Letters to the Future

Like many of you, I have parents. They are in reasonable mental and physical health now, but either they die by physical trauma or live long enough that that is no longer true. If they follow their parents and grandparents they will spend a long period where they are alive and possibly even enjoying it, but lack the mental capacity to manage their own affairs. No one wants this to happen, but it probably will.

If/when the decline happens, it will be useful for a trusted person with more mental capacity to have power of attorney over my parents. I have one sibling, and he spent high school saying “remember, I’ll choose your nursing home” every time our parents did something he didn’t like, so it’s probably me. Unfortunately, one of the hallmarks of incompetence in general is inability to recognize incompetence, and this only gets worse when you mix it with the belligerence of old age and dementia. I’m trying to imagine a more uncomfortable conversation than convincing the person who used to change my diapers that they’ve suffered an Algernon and should let me handle their finances, and there aren’t many.

As an attempted dodge, I asked my dad to write a letter to his future self that I could give him when I felt it necessary. The eventual product included both some tests he could run to see if now was power of attorney time (such as writing out multiple checks for the same bill), and stories of his parents and grandparents who had waited too long.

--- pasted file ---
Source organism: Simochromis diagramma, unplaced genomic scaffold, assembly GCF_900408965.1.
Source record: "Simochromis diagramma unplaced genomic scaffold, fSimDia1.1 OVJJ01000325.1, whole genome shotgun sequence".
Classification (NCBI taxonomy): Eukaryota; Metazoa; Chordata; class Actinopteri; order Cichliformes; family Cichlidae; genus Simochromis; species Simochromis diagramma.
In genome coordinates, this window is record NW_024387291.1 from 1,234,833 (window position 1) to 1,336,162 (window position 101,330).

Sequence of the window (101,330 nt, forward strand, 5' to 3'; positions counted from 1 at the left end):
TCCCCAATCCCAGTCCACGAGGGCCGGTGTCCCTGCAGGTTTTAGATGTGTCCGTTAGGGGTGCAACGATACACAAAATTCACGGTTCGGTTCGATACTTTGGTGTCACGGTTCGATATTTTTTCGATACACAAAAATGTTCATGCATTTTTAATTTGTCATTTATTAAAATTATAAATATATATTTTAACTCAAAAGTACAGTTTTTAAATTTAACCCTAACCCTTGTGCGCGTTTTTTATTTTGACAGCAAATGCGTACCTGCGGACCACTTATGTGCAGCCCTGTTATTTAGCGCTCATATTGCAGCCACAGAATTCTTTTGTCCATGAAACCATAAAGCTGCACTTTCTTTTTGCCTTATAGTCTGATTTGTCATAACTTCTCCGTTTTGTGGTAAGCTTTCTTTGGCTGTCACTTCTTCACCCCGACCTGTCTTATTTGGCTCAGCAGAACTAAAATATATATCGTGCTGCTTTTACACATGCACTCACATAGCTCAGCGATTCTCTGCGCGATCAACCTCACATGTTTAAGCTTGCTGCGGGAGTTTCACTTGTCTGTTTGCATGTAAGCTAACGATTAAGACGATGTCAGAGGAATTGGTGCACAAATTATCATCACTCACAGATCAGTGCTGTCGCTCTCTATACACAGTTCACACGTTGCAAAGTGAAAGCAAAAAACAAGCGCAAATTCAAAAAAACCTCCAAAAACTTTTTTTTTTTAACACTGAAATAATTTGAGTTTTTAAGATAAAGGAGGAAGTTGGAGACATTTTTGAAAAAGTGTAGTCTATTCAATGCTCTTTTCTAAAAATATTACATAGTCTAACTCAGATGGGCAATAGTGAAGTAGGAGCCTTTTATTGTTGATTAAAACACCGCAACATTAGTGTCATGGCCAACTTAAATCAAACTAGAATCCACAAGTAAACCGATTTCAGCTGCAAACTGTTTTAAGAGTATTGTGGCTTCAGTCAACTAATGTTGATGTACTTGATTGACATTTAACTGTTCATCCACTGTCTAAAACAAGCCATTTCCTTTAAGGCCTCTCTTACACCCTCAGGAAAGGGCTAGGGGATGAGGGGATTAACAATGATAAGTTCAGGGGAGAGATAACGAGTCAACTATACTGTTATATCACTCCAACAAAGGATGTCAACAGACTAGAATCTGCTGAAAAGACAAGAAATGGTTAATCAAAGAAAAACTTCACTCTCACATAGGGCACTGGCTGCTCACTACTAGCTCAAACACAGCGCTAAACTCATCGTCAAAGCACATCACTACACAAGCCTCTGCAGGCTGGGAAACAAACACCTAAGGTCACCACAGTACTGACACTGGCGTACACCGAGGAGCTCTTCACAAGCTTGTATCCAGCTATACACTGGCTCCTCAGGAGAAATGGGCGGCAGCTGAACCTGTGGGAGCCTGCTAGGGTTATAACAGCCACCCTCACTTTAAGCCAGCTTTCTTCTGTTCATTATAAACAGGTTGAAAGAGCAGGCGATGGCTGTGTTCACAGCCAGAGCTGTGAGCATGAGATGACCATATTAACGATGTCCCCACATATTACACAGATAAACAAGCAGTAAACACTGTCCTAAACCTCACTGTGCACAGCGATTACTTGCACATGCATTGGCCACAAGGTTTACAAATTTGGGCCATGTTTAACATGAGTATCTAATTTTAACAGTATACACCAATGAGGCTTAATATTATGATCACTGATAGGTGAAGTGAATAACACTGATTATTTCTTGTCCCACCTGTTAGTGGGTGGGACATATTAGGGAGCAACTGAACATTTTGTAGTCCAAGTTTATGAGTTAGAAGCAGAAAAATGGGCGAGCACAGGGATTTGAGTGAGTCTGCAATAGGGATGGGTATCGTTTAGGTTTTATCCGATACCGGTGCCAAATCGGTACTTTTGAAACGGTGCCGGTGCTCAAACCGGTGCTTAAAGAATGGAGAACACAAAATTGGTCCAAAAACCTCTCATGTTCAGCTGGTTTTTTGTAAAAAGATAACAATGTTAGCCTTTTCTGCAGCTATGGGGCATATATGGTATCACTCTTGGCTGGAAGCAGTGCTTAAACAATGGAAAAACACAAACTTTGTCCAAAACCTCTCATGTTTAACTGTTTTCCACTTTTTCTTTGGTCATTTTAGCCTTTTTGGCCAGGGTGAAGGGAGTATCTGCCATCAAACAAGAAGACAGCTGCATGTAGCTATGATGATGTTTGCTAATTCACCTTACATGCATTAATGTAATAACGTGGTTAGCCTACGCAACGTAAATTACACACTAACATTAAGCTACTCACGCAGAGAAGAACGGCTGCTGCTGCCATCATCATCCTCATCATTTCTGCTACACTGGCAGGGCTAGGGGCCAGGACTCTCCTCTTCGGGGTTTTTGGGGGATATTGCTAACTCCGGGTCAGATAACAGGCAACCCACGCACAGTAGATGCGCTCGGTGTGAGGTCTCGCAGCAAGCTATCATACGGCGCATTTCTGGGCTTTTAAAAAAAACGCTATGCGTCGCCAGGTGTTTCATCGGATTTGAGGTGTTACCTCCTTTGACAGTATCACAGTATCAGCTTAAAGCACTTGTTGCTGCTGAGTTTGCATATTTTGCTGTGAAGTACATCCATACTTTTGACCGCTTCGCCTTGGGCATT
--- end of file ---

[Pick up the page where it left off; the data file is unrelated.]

I don’t have any tips for how to have this conversation with your parents, because my dad is quite reasonable about these things and I punted the conversation with my mom to him. But it is something I recommend, early enough that your parents can consider it hypothetical.

2 thoughts on “Letters to the Future”

    1. I don’t think it will be that useful, because it depends so much on the person’s baseline. But one example is that my dad currently does his own taxes (by hand), and decided eventually paying someone to do them was okay, but not being able to gather the paperwork for that person was a sign he had gone too far.

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